The Bottom Line
Not a blatant bowling movie, but commonly thought of as one, The Big Lebowski is a cinematic gem regardless.
- Top-of-the-line acting by everyone
- Complicated yet intriguing story line as you'd expect from the Coens
- Realistic, even if sparse, bowling
- "Over the line!"
- Filthy language is overdone at times
- Year: 1998
- Run Time: 98 minutes
- Writers: Ethan Coen & Joel Coen
- Director: Joel Coen
- Principal Cast: Jeff Bridges, John Goodman, Julianne Moore, Steve Buscemi, John Turturro
Guide Review - The Big Lebowski
The Big Lebowski is typically never thought of as a decent movie. People either love it or they hate it. Consider me one of the former.
The movie contains the typical chaos of a Coen brothers plot, and due to The Dude's (Jeff Bridges) affinity for bowling, many people consider The Big Lebowski to be a bowling movie.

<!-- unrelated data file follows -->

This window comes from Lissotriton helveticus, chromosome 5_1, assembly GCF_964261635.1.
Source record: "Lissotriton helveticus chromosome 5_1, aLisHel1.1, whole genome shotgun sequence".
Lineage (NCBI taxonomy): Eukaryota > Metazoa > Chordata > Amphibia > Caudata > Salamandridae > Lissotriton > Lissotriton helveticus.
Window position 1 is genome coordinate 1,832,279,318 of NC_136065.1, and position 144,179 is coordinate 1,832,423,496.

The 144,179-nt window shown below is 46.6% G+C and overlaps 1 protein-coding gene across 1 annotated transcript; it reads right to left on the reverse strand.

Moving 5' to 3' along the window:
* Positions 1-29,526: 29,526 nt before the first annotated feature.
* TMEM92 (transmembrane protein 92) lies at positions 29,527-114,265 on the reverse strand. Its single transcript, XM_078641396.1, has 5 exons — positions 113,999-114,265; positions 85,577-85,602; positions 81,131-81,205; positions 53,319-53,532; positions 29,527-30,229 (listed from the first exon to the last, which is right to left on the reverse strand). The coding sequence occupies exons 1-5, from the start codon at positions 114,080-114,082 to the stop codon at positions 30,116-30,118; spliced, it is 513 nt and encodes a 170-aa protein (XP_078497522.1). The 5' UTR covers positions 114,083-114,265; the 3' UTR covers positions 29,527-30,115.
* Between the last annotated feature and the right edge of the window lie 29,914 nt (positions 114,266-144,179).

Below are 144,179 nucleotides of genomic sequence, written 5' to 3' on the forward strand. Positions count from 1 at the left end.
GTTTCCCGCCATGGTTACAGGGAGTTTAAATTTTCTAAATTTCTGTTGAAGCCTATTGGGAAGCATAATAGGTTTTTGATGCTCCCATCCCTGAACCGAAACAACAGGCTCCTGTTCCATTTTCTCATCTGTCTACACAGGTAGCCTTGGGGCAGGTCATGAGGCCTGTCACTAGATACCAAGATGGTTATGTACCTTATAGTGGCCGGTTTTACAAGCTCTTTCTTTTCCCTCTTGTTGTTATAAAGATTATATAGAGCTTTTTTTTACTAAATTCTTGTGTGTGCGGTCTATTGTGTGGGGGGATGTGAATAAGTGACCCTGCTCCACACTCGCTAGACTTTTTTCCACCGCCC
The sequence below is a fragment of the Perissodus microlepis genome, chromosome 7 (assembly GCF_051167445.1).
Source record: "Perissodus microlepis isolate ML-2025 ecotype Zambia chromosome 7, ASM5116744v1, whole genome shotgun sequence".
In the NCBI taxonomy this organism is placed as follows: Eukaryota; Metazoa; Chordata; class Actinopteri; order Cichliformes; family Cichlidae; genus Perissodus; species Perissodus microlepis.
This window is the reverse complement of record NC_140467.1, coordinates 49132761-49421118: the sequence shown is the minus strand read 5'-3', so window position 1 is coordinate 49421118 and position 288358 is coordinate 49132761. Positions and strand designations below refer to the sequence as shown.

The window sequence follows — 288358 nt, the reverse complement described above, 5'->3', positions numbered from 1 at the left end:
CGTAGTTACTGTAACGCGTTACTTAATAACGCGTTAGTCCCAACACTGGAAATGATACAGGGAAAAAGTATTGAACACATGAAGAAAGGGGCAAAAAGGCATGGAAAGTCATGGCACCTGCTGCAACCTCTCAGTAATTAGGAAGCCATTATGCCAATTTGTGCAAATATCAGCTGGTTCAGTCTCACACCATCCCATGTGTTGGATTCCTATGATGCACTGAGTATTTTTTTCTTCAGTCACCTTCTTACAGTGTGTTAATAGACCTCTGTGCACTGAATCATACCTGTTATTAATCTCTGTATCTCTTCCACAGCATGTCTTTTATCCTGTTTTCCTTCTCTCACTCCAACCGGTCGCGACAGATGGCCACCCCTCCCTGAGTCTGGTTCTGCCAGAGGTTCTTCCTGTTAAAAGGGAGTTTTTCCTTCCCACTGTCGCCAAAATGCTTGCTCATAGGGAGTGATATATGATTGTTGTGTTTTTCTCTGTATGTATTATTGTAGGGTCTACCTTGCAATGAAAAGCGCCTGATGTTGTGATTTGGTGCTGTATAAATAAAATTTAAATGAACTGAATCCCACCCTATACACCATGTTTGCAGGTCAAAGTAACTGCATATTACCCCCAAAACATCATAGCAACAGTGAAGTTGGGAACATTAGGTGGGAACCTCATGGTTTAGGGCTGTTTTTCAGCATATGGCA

It's not really a bowling movie, but being a bowling website, I'll focus on the bowling.
In reality, bowling's purpose in this movie is mainly to give an insight into the characters and to show them interacting. Plus, if you've ever bowled in a league, you're impressed by how realistic the bowling in this movie is. Granted, there is very little actual bowling, but the huge disparity in characters is not an outrageous exaggeration for the sake of humor.
Take The Dude's team for example: The Dude, a laid-back guy who's just bowling because it's available to him. Walter, the boisterous buffoon who knows everything and cares way too much about the results of a recreational-bowling league. And Donnie, the guy who doesn't fit in and you wonder why he's there. That's league bowling.
As I said, this isn't really a bowling movie, but the bowling that is included is very well done. Overall, the movie pulls together a complicated plot involving owing money, kidnapping, theft, ransom demands, a kid's homework, and John Goodman in his best performance ever very nicely, which fully justifies this movie as a cult hit and beyond.